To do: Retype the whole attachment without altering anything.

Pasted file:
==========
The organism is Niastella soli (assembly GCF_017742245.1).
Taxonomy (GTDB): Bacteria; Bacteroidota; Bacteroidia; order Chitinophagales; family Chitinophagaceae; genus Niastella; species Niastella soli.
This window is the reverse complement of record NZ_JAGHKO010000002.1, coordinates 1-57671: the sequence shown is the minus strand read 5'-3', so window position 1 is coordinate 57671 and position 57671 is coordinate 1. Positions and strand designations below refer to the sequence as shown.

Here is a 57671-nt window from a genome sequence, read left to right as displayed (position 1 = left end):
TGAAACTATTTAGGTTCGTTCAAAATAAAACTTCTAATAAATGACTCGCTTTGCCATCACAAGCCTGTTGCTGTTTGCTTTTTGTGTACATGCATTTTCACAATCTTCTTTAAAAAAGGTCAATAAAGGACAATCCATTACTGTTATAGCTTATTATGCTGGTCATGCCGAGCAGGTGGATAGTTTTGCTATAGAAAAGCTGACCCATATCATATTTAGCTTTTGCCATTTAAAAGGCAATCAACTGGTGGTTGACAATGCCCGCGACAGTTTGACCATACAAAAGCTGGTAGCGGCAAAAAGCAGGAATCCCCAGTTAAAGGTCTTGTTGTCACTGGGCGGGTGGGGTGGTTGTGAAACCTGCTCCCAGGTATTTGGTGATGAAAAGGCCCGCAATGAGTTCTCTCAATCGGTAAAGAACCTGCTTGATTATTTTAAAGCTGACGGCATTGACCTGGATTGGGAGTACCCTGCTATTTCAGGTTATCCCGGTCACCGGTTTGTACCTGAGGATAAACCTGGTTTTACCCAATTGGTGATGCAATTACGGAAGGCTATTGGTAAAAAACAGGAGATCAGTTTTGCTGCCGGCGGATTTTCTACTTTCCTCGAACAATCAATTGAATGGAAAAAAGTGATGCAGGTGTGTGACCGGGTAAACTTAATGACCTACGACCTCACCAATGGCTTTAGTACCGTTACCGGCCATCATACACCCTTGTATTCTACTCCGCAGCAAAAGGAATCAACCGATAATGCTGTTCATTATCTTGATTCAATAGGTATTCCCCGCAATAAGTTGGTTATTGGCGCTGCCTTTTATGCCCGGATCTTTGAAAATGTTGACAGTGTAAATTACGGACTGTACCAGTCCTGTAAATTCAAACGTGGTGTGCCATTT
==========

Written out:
The organism is Niastella soli (assembly GCF_017742245.1).
Taxonomy (GTDB): Bacteria; Bacteroidota; Bacteroidia; order Chitinophagales; family Chitinophagaceae; genus Niastella; species Niastella soli.
This window is the reverse complement of record NZ_JAGHKO010000002.1, coordinates 1-57671: the sequence shown is the minus strand read 5'-3', so window position 1 is coordinate 57671 and position 57671 is coordinate 1. Positions and strand designations below refer to the sequence as shown.

Here is a 57671-nt window from a genome sequence, read left to right as displayed (position 1 = left end):
TGAAACTATTTAGGTTCGTTCAAAATAAAACTTCTAATAAATGACTCGCTTTGCCATCACAAGCCTGTTGCTGTTTGCTTTTTGTGTACATGCATTTTCACAATCTTCTTTAAAAAAGGTCAATAAAGGACAATCCATTACTGTTATAGCTTATTATGCTGGTCATGCCGAGCAGGTGGATAGTTTTGCTATAGAAAAGCTGACCCATATCATATTTAGCTTTTGCCATTTAAAAGGCAATCAACTGGTGGTTGACAATGCCCGCGACAGTTTGACCATACAAAAGCTGGTAGCGGCAAAAAGCAGGAATCCCCAGTTAAAGGTCTTGTTGTCACTGGGCGGGTGGGGTGGTTGTGAAACCTGCTCCCAGGTATTTGGTGATGAAAAGGCCCGCAATGAGTTCTCTCAATCGGTAAAGAACCTGCTTGATTATTTTAAAGCTGACGGCATTGACCTGGATTGGGAGTACCCTGCTATTTCAGGTTATCCCGGTCACCGGTTTGTACCTGAGGATAAACCTGGTTTTACCCAATTGGTGATGCAATTACGGAAGGCTATTGGTAAAAAACAGGAGATCAGTTTTGCTGCCGGCGGATTTTCTACTTTCCTCGAACAATCAATTGAATGGAAAAAAGTGATGCAGGTGTGTGACCGGGTAAACTTAATGACCTACGACCTCACCAATGGCTTTAGTACCGTTACCGGCCATCATACACCCTTGTATTCTACTCCGCAGCAAAAGGAATCAACCGATAATGCTGTTCATTATCTTGATTCAATAGGTATTCCCCGCAATAAGTTGGTTATTGGCGCTGCCTTTTATGCCCGGATCTTTGAAAATGTTGACAGTGTAAATTACGGACTGTACCAGTCCTGTAAATTCAAACGTGGTGTGCCATTT